Cool is a quality that can only be defined by antithesis. There is no univocal meaning for such word, being it flexible and adaptable in different contexts and social frameworks. Miles Davis postulated the “birth of cool” in 1957, while artists like Jean-Michel Basquiat and writers like Glenn O’Brien or Greg Tate raised the act of “being cool” to an art form. This compilation of essays is a primer for the post-coolness reader; a manifesto for the globalized cool economics; a pathway to decode how image-based culture is built through mechanisms of generative mythmaking, self-initiated worldbuilding, and networked labor.

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Compiled by Federico Sargentone
7 Essays
Design, as we know it today, is a twentieth-century phenomenon. Admittedly, concern for the appearance of things is not new. All cultures have been concerned with making clothes, everyday objects, interiors of various spaces, whether sacred spaces, spaces of power, or private spaces, “beautiful and impressive.” The history of the applied arts is indeed long. Yet modern design emerged precisely from the revolt against the tradition of the applied arts. Even more so than the transition…
One of my concerns over the last few years is what I see as a certain fear within some domains of left thought—the fear that, because we have repudiated any normative grounds for adjudicating between arrangements of existence, we must be blind to how our actions extinguish (kill) another way of life … the question must be what arrangements of existence do we want to try to pull into place or remain in place rather than disaggregating good essences from bad essences. In other words, the…

What is an artist to do? With an understanding of how our content, identities, and influence are valuable to and instrumentalized by brands and marketers, we can find space for resistance and refusal, or we can actively engage with existing models in an effort to ameliorate them. While it might seem like the only options are to ramp up your posting with accelerationist fervor, or delete your account, there are tactics to be learned from internet trolls, the alt-right, and institutional critique that can open space for effective critique and resistance.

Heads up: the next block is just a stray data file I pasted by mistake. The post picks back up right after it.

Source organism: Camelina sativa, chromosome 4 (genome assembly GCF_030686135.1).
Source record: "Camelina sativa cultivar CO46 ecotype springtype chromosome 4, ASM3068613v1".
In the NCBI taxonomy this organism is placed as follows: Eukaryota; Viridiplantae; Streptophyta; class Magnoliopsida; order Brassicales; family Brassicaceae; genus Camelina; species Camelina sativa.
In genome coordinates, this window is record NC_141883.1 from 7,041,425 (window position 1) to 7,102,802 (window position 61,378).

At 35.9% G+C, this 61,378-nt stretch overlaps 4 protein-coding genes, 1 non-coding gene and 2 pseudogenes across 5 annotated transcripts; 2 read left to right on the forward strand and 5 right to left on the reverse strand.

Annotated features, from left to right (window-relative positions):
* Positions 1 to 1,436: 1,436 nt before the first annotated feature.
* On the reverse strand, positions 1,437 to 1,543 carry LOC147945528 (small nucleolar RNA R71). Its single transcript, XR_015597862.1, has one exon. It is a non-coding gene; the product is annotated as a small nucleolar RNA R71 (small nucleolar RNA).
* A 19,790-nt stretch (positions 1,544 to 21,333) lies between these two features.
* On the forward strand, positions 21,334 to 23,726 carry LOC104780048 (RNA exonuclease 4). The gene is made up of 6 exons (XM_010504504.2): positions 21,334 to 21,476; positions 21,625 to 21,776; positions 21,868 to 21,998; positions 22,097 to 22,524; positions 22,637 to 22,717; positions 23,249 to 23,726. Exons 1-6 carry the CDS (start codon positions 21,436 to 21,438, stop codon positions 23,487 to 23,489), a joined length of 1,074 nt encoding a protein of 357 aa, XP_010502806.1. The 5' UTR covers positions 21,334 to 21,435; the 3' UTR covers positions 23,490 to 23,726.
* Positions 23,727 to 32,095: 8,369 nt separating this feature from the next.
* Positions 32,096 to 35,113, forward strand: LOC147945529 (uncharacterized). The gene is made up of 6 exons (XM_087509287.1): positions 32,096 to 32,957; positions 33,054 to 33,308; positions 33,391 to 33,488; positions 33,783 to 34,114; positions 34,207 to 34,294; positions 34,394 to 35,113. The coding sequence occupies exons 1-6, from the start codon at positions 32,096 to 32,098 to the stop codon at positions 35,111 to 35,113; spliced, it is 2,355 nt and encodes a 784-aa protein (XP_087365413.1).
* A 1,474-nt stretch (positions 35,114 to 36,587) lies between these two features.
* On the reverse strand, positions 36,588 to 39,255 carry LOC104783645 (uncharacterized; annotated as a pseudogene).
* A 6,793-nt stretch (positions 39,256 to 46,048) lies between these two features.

In 1990, George Michael released his song “Freedom ’90.” It was a time when everybody was deliriously singing along with Beethoven’s “Ode to Joy” or the Scorpions’ “Winds of Change,” celebrating what people thought was the final victory of liberty and democracy after the fall of the Berlin Wall. Most abysmal of all these sing-along songs was David Hasselhoff’s live rendition from on top of the Berlin Wall of “Looking for Freedom,” a song describing the trials and tribulations of a rich man’s…
At the turn of the twentieth century, Paris was the center of modernity. Everyone who was interested in modern art and culture wanted to come to Paris, namely Americans, among whom were a couple of my brothers, Leo and Michael. I joined them in 1903. Leo wanted to be an artist, and he rented a space on the ground floor on Rue de Fleurus, then number 27, as his studio. But he soon realized he wouldn’t be an artist, so he decided to collect instead. He had already acquired a number of works by…
“Identity, please!” In Europe, the past has always been much better than the present. Those who see European identity diluted, its legacy erased—public places smattered with graffiti and covered with advertising, names forgotten, classical languages unlearned, French and German replaced by broken English—are concerned that all that was ever good about Europe may be bound to transform beyond recognition. But their lament, however justifiable, disregards the fact that the meaning of…
1. Classical Music vs. Free Jazz When an adult in Berlin or Vienna wants to spend an evening with company, there are two basic options: one can have a cozy dinner with friends at a restaurant or someone’s apartment, or one can go out. The second option may not be a radical step into the unknown, as there are familiar signposts, but nevertheless, when we go out, we switch into an entirely different mode of experience. Now “going out” can mean all sorts of things: an art…

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